One Great Sentence. This week we launched a feature on Storyboard I’m very excited about. It’s called One Great Sentence, and it will spotlight a bite-sized piece of great writing. (Because I don’t love limits that much, sometimes it will be two or even three sentences, if they’re in a groove together.) We’re going to put it in this pretty terrific BIG RED font so it really buys your eye. Then we’ll tell you who wrote it, and, briefly, why we think it’s great. The sentences will come from just about anywhere: stories, books (fiction and non), poetry, movies, you name it. I know that longform is a big time commitment, and we don’t always have that. But we all have time for a sentence, right? That’s the other thing I love about this feature. I want readers to offer One Great Sentences of their own. We’ll tweet them, and even publish them on the site. Let your literary critic flag fly! For the first one, we went with the first sentence of one of the most famous magazine articles ever: Gay Talese’s “Frank Sinatra Has a Cold.”

What I’m reading online: First off, all journalists should read this “Open letter to Trump from the US press corps,” by the editor-in-chief of the Columbia Journalism Review, Kyle Pope. The ending is perfect: “We’ve been around since the founding of the republic, and our role in this great democracy has been ratified and reinforced again and again and again. You have forced us to rethink the most fundamental questions about who we are and what we are here for. For that we are most grateful.”

On a less political note, this elegy to the “Pioneer Cabin Tree” by Nathan Heller in the New Yorker is incredibly touching, its sorrow magnified by the memories of his childhood visiting the tree, and the childhoods of millions of others. He writes, “It was our tree, our human tree, the one we singled out and marked with the illusions of our time.” It makes me think of that haunting scene in “In the Mood for Love” about whispering the secret you cannot share with anyone into the hollow of a tree.

best magazine articlesWhat’s on my bedside table: I usually read fiction, as a little respite from my work, but this week I thought I’d read something work-related. In fact, it’s from the Nieman Foundation library. (Yes, it’s a cool place to work.)  It’s “Best Magazine Articles: 1967.” It’s a who’s who of New Journalism, including Tom Wolfe and Gay Talese, whose article is wondrously titled, “‘Joe,’ said Marilyn Monroe, just back from Korea, ‘you never heard such cheering.’ ‘Yes I have,’ Joe DiMaggio answered.” But one thing irks: The cover lists six of the writers’ names, and then says “and others.” The six names are all men, and one of the “others” is Joan Didion, whose classic article “How Can I Tell Them There’s Nothing Left?” is one of the best in the collection. Behold this perfect line: “Of course she came from somewhere else, came off the prairie in search of something she had seen in a movie or heard on the radio, for this is a Southern California story.”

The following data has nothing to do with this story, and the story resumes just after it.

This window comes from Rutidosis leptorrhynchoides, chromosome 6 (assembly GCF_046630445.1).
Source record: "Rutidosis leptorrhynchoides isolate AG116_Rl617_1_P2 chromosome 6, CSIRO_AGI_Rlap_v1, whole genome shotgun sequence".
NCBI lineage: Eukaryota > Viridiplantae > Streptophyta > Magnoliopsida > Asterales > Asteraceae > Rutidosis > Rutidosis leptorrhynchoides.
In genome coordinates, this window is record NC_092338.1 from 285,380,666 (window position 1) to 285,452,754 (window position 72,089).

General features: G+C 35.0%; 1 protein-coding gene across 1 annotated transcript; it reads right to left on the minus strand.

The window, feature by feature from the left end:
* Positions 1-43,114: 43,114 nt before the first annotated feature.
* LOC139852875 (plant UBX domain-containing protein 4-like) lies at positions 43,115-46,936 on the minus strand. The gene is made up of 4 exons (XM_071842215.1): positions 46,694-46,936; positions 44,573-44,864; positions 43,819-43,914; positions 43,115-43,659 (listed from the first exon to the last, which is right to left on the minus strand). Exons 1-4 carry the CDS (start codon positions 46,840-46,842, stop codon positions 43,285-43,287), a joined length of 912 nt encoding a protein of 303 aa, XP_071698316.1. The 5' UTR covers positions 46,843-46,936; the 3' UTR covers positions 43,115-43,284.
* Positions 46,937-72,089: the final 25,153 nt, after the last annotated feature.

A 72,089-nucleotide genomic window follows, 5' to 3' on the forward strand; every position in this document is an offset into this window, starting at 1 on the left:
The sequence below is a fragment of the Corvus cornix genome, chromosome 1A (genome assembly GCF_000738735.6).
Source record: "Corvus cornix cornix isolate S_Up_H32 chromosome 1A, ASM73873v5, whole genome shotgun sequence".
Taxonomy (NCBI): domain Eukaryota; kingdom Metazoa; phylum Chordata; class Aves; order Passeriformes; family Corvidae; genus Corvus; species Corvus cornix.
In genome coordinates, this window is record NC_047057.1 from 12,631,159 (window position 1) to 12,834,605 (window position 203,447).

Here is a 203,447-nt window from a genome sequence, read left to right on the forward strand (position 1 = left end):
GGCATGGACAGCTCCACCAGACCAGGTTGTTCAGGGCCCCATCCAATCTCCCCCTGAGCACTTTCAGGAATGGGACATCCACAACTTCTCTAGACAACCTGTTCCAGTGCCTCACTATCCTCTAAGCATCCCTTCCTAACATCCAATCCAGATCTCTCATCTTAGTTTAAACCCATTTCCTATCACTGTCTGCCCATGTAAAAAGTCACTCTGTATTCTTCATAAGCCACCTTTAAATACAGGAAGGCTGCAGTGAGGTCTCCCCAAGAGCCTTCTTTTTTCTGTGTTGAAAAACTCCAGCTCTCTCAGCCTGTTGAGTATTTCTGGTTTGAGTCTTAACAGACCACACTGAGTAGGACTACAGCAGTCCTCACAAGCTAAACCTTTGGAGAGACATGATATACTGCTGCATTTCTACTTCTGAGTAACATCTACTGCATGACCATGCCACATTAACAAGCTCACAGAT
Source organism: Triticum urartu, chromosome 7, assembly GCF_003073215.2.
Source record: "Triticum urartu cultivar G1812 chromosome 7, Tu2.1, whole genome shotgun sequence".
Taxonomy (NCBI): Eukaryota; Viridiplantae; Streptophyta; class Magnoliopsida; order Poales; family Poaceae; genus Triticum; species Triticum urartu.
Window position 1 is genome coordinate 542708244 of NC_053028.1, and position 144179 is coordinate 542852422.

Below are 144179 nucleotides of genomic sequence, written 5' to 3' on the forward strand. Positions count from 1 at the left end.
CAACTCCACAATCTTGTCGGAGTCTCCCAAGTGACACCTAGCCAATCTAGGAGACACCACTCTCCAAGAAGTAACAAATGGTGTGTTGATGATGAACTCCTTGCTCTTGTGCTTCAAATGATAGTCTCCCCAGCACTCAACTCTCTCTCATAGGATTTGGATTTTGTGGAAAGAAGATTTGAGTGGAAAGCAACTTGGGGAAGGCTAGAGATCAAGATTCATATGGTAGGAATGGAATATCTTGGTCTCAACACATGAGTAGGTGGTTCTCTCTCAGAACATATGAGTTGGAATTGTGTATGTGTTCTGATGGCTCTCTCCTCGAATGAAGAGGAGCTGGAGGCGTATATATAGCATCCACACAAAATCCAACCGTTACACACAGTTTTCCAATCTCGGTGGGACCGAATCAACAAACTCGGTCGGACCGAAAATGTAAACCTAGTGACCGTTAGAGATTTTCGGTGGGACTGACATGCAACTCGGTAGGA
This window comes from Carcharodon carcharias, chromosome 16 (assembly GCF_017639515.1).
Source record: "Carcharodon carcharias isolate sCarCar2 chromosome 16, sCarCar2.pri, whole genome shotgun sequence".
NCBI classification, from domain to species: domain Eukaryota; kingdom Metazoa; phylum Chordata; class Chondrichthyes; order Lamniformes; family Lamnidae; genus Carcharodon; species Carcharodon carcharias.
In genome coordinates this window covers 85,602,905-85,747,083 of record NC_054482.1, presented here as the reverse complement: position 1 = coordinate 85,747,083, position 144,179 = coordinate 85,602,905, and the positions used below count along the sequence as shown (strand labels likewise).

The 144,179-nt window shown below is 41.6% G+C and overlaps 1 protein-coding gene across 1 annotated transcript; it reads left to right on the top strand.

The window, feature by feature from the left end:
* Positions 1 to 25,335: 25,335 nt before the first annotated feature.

tom waitsWhat’s on my turntable: Although I spend most of my time listening to music on Spotify, sometimes I want to hear the needle touching down on vinyl. This week’s vinyl: “Nighthawks at the Diner,” by Tom Waits. Talk about great storytelling — Waits might be unmatched in the pop music world. (OK, there’s Leonard Cohen and Bruce Springsteen and Paul Westerberg, but you get the idea.) How about this riff, which has a touch of the Kerouac to it: “I’m across town from EASY STREET/with the tight knots of moviegoers and out of towners on the stroll/and the buildings towering high above/lit like dominoes or black dice/all the used car salesmen dressed up in Purina Checkerboard slacks/and Foster Grant wrap-around/pacing in front of rainbow EARL SCHEIB $29.95 merchandise.”

If you want to chat about storytelling (or music), you can reach me at Or you can find me at @karihow on Twitter.